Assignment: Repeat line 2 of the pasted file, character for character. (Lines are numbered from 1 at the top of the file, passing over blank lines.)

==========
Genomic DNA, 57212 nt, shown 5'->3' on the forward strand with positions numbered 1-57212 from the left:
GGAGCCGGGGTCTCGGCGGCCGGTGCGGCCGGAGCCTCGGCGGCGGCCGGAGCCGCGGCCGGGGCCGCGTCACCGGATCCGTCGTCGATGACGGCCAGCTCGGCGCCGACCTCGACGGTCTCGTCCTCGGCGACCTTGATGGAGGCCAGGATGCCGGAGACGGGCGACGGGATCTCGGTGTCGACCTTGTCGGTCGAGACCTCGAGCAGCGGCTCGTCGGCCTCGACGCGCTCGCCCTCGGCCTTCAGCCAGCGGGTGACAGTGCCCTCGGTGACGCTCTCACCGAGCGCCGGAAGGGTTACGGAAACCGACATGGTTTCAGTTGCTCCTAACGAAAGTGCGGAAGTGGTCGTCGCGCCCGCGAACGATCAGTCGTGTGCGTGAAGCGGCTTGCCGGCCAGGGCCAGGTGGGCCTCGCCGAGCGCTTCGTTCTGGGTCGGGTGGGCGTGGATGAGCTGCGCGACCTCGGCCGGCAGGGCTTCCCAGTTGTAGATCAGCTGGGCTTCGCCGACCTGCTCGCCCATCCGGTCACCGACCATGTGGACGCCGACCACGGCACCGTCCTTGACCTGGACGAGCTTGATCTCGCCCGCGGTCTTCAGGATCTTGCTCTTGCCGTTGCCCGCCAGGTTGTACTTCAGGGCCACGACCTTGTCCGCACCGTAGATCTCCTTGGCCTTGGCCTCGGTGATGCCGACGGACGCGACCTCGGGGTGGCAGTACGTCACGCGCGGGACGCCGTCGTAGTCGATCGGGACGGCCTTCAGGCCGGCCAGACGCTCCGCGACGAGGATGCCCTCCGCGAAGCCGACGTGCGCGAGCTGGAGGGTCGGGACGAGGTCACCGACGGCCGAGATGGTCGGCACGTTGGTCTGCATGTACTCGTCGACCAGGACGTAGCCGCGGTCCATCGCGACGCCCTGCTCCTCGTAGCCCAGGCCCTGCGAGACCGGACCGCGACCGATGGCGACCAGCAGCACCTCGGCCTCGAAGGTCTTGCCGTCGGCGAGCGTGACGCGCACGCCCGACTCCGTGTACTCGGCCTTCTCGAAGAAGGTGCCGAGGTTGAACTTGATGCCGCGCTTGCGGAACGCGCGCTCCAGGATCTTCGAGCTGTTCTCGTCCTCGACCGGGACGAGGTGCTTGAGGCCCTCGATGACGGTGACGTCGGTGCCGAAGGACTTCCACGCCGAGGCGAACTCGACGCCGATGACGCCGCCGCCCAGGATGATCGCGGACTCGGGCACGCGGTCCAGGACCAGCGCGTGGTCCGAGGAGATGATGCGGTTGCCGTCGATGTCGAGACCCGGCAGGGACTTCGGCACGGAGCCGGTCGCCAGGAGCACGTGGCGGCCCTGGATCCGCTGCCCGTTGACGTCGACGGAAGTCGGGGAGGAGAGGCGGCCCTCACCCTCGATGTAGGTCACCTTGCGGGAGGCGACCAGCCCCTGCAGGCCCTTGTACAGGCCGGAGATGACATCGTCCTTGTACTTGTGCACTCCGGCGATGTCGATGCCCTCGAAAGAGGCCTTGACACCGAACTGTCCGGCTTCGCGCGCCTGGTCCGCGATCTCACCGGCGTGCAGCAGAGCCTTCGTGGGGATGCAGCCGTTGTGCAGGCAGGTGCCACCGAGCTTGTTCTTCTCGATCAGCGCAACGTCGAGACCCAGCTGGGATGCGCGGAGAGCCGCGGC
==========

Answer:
GGAGCCGGGGTCTCGGCGGCCGGTGCGGCCGGAGCCTCGGCGGCGGCCGGAGCCGCGGCCGGGGCCGCGTCACCGGATCCGTCGTCGATGACGGCCAGCTCGGCGCCGACCTCGACGGTCTCGTCCTCGGCGACCTTGATGGAGGCCAGGATGCCGGAGACGGGCGACGGGATCTCGGTGTCGACCTTGTCGGTCGAGACCTCGAGCAGCGGCTCGTCGGCCTCGACGCGCTCGCCCTCGGCCTTCAGCCAGCGGGTGACAGTGCCCTCGGTGACGCTCTCACCGAGCGCCGGAAGGGTTACGGAAACCGACATGGTTTCAGTTGCTCCTAACGAAAGTGCGGAAGTGGTCGTCGCGCCCGCGAACGATCAGTCGTGTGCGTGAAGCGGCTTGCCGGCCAGGGCCAGGTGGGCCTCGCCGAGCGCTTCGTTCTGGGTCGGGTGGGCGTGGATGAGCTGCGCGACCTCGGCCGGCAGGGCTTCCCAGTTGTAGATCAGCTGGGCTTCGCCGACCTGCTCGCCCATCCGGTCACCGACCATGTGGACGCCGACCACGGCACCGTCCTTGACCTGGACGAGCTTGATCTCGCCCGCGGTCTTCAGGATCTTGCTCTTGCCGTTGCCCGCCAGGTTGTACTTCAGGGCCACGACCTTGTCCGCACCGTAGATCTCCTTGGCCTTGGCCTCGGTGATGCCGACGGACGCGACCTCGGGGTGGCAGTACGTCACGCGCGGGACGCCGTCGTAGTCGATCGGGACGGCCTTCAGGCCGGCCAGACGCTCCGCGACGAGGATGCCCTCCGCGAAGCCGACGTGCGCGAGCTGGAGGGTCGGGACGAGGTCACCGACGGCCGAGATGGTCGGCACGTTGGTCTGCATGTACTCGTCGACCAGGACGTAGCCGCGGTCCATCGCGACGCCCTGCTCCTCGTAGCCCAGGCCCTGCGAGACCGGACCGCGACCGATGGCGACCAGCAGCACCTCGGCCTCGAAGGTCTTGCCGTCGGCGAGCGTGACGCGCACGCCCGACTCCGTGTACTCGGCCTTCTCGAAGAAGGTGCCGAGGTTGAACTTGATGCCGCGCTTGCGGAACGCGCGCTCCAGGATCTTCGAGCTGTTCTCGTCCTCGACCGGGACGAGGTGCTTGAGGCCCTCGATGACGGTGACGTCGGTGCCGAAGGACTTCCACGCCGAGGCGAACTCGACGCCGATGACGCCGCCGCCCAGGATGATCGCGGACTCGGGCACGCGGTCCAGGACCAGCGCGTGGTCCGAGGAGATGATGCGGTTGCCGTCGATGTCGAGACCCGGCAGGGACTTCGGCACGGAGCCGGTCGCCAGGAGCACGTGGCGGCCCTGGATCCGCTGCCCGTTGACGTCGACGGAAGTCGGGGAGGAGAGGCGGCCCTCACCCTCGATGTAGGTCACCTTGCGGGAGGCGACCAGCCCCTGCAGGCCCTTGTACAGGCCGGAGATGACATCGTCCTTGTACTTGTGCACTCCGGCGATGTCGATGCCCTCGAAAGAGGCCTTGACACCGAACTGTCCGGCTTCGCGCGCCTGGTCCGCGATCTCACCGGCGTGCAGCAGAGCCTTCGTGGGGATGCAGCCGTTGTGCAGGCAGGTGCCACCGAGCTTGTTCTTCTCGATCAGCGCAACGTCGAGACCCAGCTGGGATGCGCGGAGAGCCGCGGC